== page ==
“A dirty player being let to play dirty … Ricky Incognito,” Smith said, likely getting his first name wrong on purpose, according to the Houston Chronicle’s Nick Mathews. “Everything that’s illegal that can be done on the football field he does it, but mainly he was hitting people after the play, sliding down on your leg grabbing your ankle and trying to twist to break your ankle and he was doing it right in front of the referees and he was still in the game.”
Smith was upset the referees didn’t address the dirty play.
“It’s the referees’ job to stop him from doing it because everything that I would do to stop him I would get a penalty for,” he said.
Well, Antonio, they are replacement refs. You expect them to do their homework and know to look out for Ricky err Richie’s shenanigans? Maybe the refs will be on him next week. Smith meanwhile was actually credited with half a sack in the win.
On Wednesday night, a brand new NFL season will be uncorked when the opening kickoff of the Giants and Cowboys takes place. That is, if you don’t count the fact that the NFL apparently never ends, with inexorable coverage delving into the minutiae that is the offseason and a pregame analysis of the opening kickoff that begins shortly after the Super Bowl ends.
The fans will return, sporting team colors on their accessories and various appendages (no questions asked). The pageantry will once again be on display, and the players will come bursting out of the tunnels with the fervor of a “Price is Right” contestant on a Plinko-rush.
However, you will apparently not be seeing Ed Hochuli anytime soon. The NFL referees’ answer to Lou Ferrigno and his compatriots will not be on the field in the near future. Since early June, the NFL has locked out its referees, unable to come to an agreement on such issues as salary, retirement benefits, and other issues not exciting enough to merit mention in this humble prose. Suffice it to say that these men of the striped cloth are adamant about the same issues that sportswriters are, though the latter usually cave with a compromise of a gift card from Long John Silver’s.
The first time you see a flag tonight, it won’t be the mellifluent Mike Carey, the authoritative Tony Corrente, or the once-bulldozed, twice shy Jeff Triplette, but rather one of many previously anonymous referees (saying a lot) that will be working pro football games for the time being.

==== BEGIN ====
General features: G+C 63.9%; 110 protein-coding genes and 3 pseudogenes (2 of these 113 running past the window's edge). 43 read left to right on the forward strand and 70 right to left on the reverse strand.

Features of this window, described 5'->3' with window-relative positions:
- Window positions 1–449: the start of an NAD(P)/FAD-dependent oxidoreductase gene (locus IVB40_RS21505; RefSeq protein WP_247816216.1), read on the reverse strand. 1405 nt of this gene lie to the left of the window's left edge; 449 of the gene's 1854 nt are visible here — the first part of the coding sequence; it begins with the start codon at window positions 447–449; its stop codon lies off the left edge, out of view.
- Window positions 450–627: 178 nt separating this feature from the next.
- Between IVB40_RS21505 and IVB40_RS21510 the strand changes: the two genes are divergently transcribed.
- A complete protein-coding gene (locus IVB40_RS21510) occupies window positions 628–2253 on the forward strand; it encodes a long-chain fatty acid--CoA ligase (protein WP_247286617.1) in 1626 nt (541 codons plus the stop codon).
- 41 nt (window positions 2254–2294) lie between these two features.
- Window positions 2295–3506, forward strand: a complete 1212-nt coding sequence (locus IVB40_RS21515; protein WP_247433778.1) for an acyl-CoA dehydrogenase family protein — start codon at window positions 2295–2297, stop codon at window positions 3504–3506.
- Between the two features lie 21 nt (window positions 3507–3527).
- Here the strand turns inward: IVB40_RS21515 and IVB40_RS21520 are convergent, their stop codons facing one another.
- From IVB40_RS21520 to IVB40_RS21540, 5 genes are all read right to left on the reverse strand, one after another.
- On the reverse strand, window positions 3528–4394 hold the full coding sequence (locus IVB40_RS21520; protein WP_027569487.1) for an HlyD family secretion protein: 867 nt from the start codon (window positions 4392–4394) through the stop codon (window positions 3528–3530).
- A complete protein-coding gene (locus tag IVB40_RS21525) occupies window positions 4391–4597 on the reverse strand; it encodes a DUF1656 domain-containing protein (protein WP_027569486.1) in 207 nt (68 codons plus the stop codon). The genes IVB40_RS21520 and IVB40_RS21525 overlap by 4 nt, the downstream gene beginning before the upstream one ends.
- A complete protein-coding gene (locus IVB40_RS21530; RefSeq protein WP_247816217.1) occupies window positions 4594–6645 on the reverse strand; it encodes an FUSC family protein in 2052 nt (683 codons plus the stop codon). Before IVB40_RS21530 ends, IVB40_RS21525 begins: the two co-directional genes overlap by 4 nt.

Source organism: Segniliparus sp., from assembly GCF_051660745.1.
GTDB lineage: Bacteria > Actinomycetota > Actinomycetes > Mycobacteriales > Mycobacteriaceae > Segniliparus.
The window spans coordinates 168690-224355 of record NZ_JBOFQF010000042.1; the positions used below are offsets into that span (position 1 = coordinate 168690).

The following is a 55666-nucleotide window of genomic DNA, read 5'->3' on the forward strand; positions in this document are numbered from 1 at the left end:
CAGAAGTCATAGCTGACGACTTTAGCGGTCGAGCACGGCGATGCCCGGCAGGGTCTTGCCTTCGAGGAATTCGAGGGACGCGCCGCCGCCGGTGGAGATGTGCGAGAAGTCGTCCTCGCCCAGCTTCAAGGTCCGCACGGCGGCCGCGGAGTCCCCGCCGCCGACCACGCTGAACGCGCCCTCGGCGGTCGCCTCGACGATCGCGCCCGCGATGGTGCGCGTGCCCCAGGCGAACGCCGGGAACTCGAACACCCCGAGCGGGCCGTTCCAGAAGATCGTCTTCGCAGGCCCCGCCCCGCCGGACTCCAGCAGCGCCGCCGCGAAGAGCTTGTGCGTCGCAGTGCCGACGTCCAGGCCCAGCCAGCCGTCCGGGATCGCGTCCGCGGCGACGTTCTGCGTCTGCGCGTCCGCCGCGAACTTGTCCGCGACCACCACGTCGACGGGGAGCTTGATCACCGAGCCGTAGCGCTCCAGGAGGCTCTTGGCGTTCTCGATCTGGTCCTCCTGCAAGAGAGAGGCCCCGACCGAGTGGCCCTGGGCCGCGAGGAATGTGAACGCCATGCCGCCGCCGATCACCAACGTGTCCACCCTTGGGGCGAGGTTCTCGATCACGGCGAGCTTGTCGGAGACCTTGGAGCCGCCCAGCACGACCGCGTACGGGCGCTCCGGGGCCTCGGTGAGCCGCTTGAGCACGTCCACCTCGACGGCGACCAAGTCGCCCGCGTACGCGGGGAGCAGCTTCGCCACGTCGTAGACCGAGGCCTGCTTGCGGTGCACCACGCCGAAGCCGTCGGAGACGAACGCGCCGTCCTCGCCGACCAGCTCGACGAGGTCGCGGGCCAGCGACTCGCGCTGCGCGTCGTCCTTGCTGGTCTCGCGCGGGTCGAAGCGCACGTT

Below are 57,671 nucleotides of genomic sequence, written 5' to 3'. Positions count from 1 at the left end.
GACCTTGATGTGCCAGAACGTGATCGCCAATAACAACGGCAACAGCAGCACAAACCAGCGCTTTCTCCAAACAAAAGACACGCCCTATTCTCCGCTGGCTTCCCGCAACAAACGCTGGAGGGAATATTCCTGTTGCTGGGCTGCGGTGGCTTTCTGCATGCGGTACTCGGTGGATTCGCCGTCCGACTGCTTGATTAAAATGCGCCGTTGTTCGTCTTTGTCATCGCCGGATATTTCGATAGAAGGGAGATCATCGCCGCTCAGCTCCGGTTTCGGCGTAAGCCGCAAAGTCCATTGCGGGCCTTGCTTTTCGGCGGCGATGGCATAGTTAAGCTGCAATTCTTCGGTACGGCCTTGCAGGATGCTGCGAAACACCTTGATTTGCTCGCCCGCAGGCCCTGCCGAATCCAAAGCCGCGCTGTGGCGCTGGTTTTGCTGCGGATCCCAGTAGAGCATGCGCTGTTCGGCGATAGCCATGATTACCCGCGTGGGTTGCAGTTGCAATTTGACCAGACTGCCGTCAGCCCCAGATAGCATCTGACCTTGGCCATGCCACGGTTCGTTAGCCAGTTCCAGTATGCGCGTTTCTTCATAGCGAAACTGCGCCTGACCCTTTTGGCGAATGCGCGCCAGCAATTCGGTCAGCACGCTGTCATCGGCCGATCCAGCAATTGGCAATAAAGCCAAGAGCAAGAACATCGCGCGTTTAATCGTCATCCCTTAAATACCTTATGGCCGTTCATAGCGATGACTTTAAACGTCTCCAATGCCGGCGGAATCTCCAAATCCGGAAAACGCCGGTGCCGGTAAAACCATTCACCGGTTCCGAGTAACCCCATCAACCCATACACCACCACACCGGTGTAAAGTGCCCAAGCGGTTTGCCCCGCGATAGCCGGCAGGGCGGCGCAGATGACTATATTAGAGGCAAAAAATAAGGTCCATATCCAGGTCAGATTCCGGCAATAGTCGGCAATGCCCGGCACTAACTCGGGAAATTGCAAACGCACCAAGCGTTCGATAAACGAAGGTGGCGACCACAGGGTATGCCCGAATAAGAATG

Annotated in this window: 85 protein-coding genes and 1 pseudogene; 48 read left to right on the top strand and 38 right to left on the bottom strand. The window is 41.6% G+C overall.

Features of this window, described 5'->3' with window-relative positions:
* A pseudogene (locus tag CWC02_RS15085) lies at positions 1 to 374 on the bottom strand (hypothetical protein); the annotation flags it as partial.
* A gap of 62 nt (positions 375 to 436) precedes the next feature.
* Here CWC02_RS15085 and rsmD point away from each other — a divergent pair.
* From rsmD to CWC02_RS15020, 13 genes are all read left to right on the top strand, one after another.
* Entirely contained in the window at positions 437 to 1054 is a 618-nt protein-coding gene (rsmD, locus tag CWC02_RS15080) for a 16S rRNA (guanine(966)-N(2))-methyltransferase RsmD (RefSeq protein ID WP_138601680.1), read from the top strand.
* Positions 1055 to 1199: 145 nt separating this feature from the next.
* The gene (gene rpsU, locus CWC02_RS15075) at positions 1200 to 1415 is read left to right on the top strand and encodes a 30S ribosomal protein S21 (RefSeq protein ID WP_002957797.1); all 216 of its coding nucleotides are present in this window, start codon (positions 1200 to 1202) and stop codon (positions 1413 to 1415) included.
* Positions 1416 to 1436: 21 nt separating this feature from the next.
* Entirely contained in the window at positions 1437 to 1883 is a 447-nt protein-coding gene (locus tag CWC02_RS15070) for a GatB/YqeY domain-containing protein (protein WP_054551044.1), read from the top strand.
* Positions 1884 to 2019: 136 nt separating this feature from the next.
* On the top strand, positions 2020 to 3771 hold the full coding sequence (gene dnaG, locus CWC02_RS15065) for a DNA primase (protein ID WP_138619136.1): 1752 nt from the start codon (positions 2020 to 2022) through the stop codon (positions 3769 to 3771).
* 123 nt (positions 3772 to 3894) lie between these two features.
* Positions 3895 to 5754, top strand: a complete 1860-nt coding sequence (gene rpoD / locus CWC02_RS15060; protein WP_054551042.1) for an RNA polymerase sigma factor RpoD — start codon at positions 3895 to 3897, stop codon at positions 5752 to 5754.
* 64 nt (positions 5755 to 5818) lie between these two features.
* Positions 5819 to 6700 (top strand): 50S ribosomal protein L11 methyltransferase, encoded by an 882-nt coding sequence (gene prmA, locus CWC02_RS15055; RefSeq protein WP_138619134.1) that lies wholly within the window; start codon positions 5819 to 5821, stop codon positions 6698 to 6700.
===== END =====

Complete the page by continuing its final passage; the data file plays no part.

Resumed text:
The topic of referees is never an easy subject on which to discourse. Even in the best of times, one team and their devoted following are none-too-pleased at the call being made. The others are spent absorbing blows from the players themselves as in the case of Triplette, who discovered what (Orlando) Brown could do TO you. An Internet search yields the definition of referee as a blind person who makes calls in a game.
The NFL season is set to officially begin on Wednesday night, and the replacement officials are coming with it. If you watched any part of the 64 preseason games across the NFL over the past month you have more than likely heard some sort of discussion about replacement referees. There have been some compliments, even more complaints and a lot of nervousness about people like Wayne Bernier, who is making the transition from working six-man high school football games to the NFL.
“You have seen it on TV and see this big field,” Bernier told the Amarillo Globe-News. “But you walk in and it’s still a 100-yard field just like out at Dick Bivins Stadium (where Amarillo high school teams play). There are more people. That’s all.”
There are also higher stakes and a lot more pressure. Giving a high school coach a headache isn’t quite the same as giving Jim Harbaugh a headache. All officials make bad calls, but the backlash will be even more severe when the replacement refs make mistakes because of the preexisting notions many players, coaches and fans already have about them. Despite that, Bernier says he has felt very welcome.